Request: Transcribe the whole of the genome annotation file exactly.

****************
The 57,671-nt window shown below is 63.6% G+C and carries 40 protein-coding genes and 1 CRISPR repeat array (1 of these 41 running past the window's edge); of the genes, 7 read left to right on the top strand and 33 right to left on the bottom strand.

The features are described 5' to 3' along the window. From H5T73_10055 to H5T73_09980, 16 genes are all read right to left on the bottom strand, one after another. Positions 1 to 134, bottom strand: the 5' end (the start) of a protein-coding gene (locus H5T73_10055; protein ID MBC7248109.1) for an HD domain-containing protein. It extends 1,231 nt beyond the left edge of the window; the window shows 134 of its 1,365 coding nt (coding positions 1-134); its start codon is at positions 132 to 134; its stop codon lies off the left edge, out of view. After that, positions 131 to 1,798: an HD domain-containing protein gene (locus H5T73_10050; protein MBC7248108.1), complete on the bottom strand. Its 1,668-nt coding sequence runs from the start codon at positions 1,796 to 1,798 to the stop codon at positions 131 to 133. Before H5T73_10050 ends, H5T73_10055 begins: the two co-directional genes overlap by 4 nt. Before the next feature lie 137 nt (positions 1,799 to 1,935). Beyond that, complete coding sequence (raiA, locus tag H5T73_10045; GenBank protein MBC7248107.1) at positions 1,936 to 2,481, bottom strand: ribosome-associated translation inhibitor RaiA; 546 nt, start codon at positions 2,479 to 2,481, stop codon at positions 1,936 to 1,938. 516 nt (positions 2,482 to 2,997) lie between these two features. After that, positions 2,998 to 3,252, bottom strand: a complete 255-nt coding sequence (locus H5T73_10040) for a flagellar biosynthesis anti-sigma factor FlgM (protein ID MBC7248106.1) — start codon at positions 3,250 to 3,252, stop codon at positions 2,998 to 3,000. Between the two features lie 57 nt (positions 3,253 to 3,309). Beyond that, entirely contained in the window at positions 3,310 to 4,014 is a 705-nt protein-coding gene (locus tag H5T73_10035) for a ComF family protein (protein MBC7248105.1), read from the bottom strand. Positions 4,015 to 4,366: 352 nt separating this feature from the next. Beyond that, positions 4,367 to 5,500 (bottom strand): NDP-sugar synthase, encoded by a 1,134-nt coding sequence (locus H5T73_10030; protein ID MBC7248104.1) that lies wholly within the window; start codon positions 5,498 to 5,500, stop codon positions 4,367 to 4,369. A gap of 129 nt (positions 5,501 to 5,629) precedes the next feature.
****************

The 57,671-nt window shown below is 63.6% G+C and carries 40 protein-coding genes and 1 CRISPR repeat array (1 of these 41 running past the window's edge); of the genes, 7 read left to right on the top strand and 33 right to left on the bottom strand.

The features are described 5' to 3' along the window. From H5T73_10055 to H5T73_09980, 16 genes are all read right to left on the bottom strand, one after another. Positions 1 to 134, bottom strand: the 5' end (the start) of a protein-coding gene (locus H5T73_10055; protein ID MBC7248109.1) for an HD domain-containing protein. It extends 1,231 nt beyond the left edge of the window; the window shows 134 of its 1,365 coding nt (coding positions 1-134); its start codon is at positions 132 to 134; its stop codon lies off the left edge, out of view. After that, positions 131 to 1,798: an HD domain-containing protein gene (locus H5T73_10050; protein MBC7248108.1), complete on the bottom strand. Its 1,668-nt coding sequence runs from the start codon at positions 1,796 to 1,798 to the stop codon at positions 131 to 133. Before H5T73_10050 ends, H5T73_10055 begins: the two co-directional genes overlap by 4 nt. Before the next feature lie 137 nt (positions 1,799 to 1,935). Beyond that, complete coding sequence (raiA, locus tag H5T73_10045; GenBank protein MBC7248107.1) at positions 1,936 to 2,481, bottom strand: ribosome-associated translation inhibitor RaiA; 546 nt, start codon at positions 2,479 to 2,481, stop codon at positions 1,936 to 1,938. 516 nt (positions 2,482 to 2,997) lie between these two features. After that, positions 2,998 to 3,252, bottom strand: a complete 255-nt coding sequence (locus H5T73_10040) for a flagellar biosynthesis anti-sigma factor FlgM (protein ID MBC7248106.1) — start codon at positions 3,250 to 3,252, stop codon at positions 2,998 to 3,000. Between the two features lie 57 nt (positions 3,253 to 3,309). Beyond that, entirely contained in the window at positions 3,310 to 4,014 is a 705-nt protein-coding gene (locus tag H5T73_10035) for a ComF family protein (protein MBC7248105.1), read from the bottom strand. Positions 4,015 to 4,366: 352 nt separating this feature from the next. Beyond that, positions 4,367 to 5,500 (bottom strand): NDP-sugar synthase, encoded by a 1,134-nt coding sequence (locus H5T73_10030; protein ID MBC7248104.1) that lies wholly within the window; start codon positions 5,498 to 5,500, stop codon positions 4,367 to 4,369. A gap of 129 nt (positions 5,501 to 5,629) precedes the next feature.